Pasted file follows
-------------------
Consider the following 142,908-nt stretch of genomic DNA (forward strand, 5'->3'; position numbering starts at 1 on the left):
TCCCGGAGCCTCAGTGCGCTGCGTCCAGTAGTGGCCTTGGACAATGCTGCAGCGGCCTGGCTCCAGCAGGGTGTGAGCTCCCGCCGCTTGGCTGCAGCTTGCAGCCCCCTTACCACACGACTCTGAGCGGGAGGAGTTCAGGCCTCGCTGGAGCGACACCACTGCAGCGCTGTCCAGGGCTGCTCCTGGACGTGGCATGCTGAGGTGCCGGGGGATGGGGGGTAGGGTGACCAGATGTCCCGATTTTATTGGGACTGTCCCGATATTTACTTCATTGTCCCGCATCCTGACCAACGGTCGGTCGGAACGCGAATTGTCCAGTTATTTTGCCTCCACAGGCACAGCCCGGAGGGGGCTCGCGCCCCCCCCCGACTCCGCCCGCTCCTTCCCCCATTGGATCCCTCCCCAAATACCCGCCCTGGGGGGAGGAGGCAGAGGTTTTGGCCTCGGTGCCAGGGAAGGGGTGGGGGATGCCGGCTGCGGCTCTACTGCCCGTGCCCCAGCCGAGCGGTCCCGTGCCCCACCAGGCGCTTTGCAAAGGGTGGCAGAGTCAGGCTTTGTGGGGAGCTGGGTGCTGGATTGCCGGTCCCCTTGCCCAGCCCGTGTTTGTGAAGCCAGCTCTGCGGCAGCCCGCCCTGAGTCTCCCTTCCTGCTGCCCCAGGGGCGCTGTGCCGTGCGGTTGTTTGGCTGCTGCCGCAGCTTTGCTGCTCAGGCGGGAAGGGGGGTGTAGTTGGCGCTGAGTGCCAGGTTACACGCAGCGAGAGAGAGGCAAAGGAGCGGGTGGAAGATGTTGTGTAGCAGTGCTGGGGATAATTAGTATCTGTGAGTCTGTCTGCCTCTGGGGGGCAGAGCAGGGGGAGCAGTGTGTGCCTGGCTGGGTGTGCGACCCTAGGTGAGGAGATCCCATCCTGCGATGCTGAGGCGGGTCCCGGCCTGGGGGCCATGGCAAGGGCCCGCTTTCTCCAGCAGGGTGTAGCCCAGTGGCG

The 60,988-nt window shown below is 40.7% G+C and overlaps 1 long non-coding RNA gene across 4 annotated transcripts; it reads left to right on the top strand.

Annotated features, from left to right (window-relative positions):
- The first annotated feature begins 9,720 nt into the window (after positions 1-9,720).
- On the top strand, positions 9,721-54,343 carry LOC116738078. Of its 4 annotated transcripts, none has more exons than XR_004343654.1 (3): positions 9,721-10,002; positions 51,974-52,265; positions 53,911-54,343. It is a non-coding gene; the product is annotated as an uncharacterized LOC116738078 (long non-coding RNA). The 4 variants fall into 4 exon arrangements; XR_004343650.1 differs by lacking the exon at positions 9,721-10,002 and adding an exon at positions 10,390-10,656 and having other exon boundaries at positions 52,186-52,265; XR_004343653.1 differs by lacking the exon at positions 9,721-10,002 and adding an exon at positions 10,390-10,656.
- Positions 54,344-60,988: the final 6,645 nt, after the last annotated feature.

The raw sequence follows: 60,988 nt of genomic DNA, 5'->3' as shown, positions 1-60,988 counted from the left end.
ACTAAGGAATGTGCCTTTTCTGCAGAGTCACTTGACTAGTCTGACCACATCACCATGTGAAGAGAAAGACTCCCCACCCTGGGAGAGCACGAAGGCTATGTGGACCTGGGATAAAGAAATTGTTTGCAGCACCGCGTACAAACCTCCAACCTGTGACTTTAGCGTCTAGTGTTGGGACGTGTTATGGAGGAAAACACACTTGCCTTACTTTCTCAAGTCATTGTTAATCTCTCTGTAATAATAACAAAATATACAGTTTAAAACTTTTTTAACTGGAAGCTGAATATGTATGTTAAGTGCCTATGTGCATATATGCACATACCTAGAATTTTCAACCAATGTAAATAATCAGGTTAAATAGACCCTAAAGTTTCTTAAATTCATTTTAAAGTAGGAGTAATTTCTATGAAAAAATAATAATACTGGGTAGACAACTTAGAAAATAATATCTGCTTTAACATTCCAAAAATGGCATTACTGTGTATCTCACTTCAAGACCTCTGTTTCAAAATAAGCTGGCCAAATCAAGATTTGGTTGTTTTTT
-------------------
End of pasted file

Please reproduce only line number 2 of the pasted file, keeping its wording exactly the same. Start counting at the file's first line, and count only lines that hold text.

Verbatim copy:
TCCCGGAGCCTCAGTGCGCTGCGTCCAGTAGTGGCCTTGGACAATGCTGCAGCGGCCTGGCTCCAGCAGGGTGTGAGCTCCCGCCGCTTGGCTGCAGCTTGCAGCCCCCTTACCACACGACTCTGAGCGGGAGGAGTTCAGGCCTCGCTGGAGCGACACCACTGCAGCGCTGTCCAGGGCTGCTCCTGGACGTGGCATGCTGAGGTGCCGGGGGATGGGGGGTAGGGTGACCAGATGTCCCGATTTTATTGGGACTGTCCCGATATTTACTTCATTGTCCCGCATCCTGACCAACGGTCGGTCGGAACGCGAATTGTCCAGTTATTTTGCCTCCACAGGCACAGCCCGGAGGGGGCTCGCGCCCCCCCCCGACTCCGCCCGCTCCTTCCCCCATTGGATCCCTCCCCAAATACCCGCCCTGGGGGGAGGAGGCAGAGGTTTTGGCCTCGGTGCCAGGGAAGGGGTGGGGGATGCCGGCTGCGGCTCTACTGCCCGTGCCCCAGCCGAGCGGTCCCGTGCCCCACCAGGCGCTTTGCAAAGGGTGGCAGAGTCAGGCTTTGTGGGGAGCTGGGTGCTGGATTGCCGGTCCCCTTGCCCAGCCCGTGTTTGTGAAGCCAGCTCTGCGGCAGCCCGCCCTGAGTCTCCCTTCCTGCTGCCCCAGGGGCGCTGTGCCGTGCGGTTGTTTGGCTGCTGCCGCAGCTTTGCTGCTCAGGCGGGAAGGGGGGTGTAGTTGGCGCTGAGTGCCAGGTTACACGCAGCGAGAGAGAGGCAAAGGAGCGGGTGGAAGATGTTGTGTAGCAGTGCTGGGGATAATTAGTATCTGTGAGTCTGTCTGCCTCTGGGGGGCAGAGCAGGGGGAGCAGTGTGTGCCTGGCTGGGTGTGCGACCCTAGGTGAGGAGATCCCATCCTGCGATGCTGAGGCGGGTCCCGGCCTGGGGGCCATGGCAAGGGCCCGCTTTCTCCAGCAGGGTGTAGCCCAGTGGCG